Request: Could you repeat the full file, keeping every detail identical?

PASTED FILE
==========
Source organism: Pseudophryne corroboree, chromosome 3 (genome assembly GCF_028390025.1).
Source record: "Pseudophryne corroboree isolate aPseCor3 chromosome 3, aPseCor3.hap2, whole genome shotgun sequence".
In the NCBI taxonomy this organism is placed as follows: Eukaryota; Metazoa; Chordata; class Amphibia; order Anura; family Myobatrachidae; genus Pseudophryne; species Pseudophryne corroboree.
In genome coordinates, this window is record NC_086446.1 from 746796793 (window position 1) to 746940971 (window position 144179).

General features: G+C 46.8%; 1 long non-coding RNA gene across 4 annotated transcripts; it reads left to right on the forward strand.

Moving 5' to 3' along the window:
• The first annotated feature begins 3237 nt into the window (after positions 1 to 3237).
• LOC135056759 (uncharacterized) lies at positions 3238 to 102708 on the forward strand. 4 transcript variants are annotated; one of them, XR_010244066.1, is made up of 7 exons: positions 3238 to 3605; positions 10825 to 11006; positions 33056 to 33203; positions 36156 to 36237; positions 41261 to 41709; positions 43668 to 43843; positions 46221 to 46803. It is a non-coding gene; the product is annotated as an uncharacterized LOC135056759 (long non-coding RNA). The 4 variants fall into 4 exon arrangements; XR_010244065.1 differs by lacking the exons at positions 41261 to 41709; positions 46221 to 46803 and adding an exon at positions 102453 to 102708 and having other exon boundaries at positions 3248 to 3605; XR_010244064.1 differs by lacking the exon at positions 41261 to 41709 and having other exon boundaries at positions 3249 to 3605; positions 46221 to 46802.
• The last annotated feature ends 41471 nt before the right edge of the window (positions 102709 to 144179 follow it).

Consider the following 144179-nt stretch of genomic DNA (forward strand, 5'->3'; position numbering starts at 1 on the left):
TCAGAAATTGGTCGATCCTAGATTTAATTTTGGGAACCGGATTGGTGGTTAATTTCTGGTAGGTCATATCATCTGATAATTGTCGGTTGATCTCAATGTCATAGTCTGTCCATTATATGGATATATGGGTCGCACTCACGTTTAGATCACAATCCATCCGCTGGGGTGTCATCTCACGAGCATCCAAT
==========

Source organism: Pseudophryne corroboree, chromosome 3 (genome assembly GCF_028390025.1).
Source record: "Pseudophryne corroboree isolate aPseCor3 chromosome 3, aPseCor3.hap2, whole genome shotgun sequence".
In the NCBI taxonomy this organism is placed as follows: Eukaryota; Metazoa; Chordata; class Amphibia; order Anura; family Myobatrachidae; genus Pseudophryne; species Pseudophryne corroboree.
In genome coordinates, this window is record NC_086446.1 from 746796793 (window position 1) to 746940971 (window position 144179).

General features: G+C 46.8%; 1 long non-coding RNA gene across 4 annotated transcripts; it reads left to right on the forward strand.

Moving 5' to 3' along the window:
• The first annotated feature begins 3237 nt into the window (after positions 1 to 3237).
• LOC135056759 (uncharacterized) lies at positions 3238 to 102708 on the forward strand. 4 transcript variants are annotated; one of them, XR_010244066.1, is made up of 7 exons: positions 3238 to 3605; positions 10825 to 11006; positions 33056 to 33203; positions 36156 to 36237; positions 41261 to 41709; positions 43668 to 43843; positions 46221 to 46803. It is a non-coding gene; the product is annotated as an uncharacterized LOC135056759 (long non-coding RNA). The 4 variants fall into 4 exon arrangements; XR_010244065.1 differs by lacking the exons at positions 41261 to 41709; positions 46221 to 46803 and adding an exon at positions 102453 to 102708 and having other exon boundaries at positions 3248 to 3605; XR_010244064.1 differs by lacking the exon at positions 41261 to 41709 and having other exon boundaries at positions 3249 to 3605; positions 46221 to 46802.
• The last annotated feature ends 41471 nt before the right edge of the window (positions 102709 to 144179 follow it).

Consider the following 144179-nt stretch of genomic DNA (forward strand, 5'->3'; position numbering starts at 1 on the left):
TCAGAAATTGGTCGATCCTAGATTTAATTTTGGGAACCGGATTGGTGGTTAATTTCTGGTAGGTCATATCATCTGATAATTGTCGGTTGATCTCAATGTCATAGTCTGTCCATTATATGGATATATGGGTCGCACTCACGTTTAGATCACAATCCATCCGCTGGGGTGTCATCTCACGAGCATCCAAT